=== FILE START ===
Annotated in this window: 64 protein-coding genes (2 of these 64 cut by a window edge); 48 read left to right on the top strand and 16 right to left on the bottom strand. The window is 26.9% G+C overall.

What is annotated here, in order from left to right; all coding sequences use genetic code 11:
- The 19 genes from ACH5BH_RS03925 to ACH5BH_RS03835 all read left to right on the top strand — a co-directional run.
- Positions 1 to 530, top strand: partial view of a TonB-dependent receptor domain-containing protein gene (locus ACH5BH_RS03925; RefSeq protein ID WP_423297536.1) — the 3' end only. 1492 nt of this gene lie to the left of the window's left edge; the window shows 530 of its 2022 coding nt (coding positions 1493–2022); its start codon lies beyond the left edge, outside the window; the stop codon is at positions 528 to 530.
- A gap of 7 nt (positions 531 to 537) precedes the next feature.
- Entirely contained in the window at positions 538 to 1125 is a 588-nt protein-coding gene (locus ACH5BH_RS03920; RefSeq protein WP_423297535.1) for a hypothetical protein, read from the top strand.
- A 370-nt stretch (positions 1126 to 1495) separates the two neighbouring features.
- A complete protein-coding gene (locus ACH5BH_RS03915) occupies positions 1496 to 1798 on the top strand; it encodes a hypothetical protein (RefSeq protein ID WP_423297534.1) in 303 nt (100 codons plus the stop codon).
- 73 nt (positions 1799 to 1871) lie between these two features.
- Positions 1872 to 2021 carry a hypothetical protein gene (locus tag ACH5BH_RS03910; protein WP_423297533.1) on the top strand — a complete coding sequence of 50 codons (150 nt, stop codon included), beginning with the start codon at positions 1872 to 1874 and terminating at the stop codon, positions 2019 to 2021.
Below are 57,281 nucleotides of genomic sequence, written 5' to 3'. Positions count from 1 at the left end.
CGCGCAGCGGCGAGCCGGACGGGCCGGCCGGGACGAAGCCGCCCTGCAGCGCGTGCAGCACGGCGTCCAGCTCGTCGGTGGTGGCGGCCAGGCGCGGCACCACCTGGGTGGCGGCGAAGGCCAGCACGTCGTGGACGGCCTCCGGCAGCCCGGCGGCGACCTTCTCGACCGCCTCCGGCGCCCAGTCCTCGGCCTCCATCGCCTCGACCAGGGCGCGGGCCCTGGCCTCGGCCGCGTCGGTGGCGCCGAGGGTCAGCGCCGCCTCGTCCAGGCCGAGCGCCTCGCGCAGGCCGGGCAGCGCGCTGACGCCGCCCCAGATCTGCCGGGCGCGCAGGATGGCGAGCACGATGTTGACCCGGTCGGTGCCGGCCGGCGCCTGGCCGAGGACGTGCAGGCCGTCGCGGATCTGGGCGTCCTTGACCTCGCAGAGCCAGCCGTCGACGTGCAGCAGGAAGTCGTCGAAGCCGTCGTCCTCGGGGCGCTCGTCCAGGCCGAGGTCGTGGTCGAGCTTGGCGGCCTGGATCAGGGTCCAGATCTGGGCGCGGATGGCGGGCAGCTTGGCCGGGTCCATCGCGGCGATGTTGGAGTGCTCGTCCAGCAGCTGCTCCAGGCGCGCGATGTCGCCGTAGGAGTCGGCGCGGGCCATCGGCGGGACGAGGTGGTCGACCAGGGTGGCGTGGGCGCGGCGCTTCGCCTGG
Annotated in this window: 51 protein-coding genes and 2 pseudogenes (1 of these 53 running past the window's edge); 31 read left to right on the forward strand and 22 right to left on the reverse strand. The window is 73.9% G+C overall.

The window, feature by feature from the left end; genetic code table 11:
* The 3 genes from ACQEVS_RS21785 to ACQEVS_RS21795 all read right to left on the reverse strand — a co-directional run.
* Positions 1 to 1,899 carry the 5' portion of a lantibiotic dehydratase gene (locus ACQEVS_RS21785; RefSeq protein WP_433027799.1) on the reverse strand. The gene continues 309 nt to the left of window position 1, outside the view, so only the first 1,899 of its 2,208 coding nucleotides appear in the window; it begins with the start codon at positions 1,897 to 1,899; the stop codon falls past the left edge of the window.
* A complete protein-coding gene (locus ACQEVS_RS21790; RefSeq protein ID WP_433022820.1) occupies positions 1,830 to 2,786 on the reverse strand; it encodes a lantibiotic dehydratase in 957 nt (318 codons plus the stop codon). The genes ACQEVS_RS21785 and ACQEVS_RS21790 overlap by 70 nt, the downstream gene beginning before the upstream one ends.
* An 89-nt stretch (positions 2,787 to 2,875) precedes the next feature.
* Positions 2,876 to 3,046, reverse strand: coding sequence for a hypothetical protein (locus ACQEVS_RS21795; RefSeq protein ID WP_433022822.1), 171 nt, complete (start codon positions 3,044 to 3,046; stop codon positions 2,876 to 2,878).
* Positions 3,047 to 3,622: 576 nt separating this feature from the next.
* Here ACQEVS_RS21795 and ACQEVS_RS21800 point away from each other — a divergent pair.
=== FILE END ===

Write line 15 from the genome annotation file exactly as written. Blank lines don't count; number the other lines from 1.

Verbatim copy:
* The 3 genes from ACQEVS_RS21785 to ACQEVS_RS21795 all read right to left on the reverse strand — a co-directional run.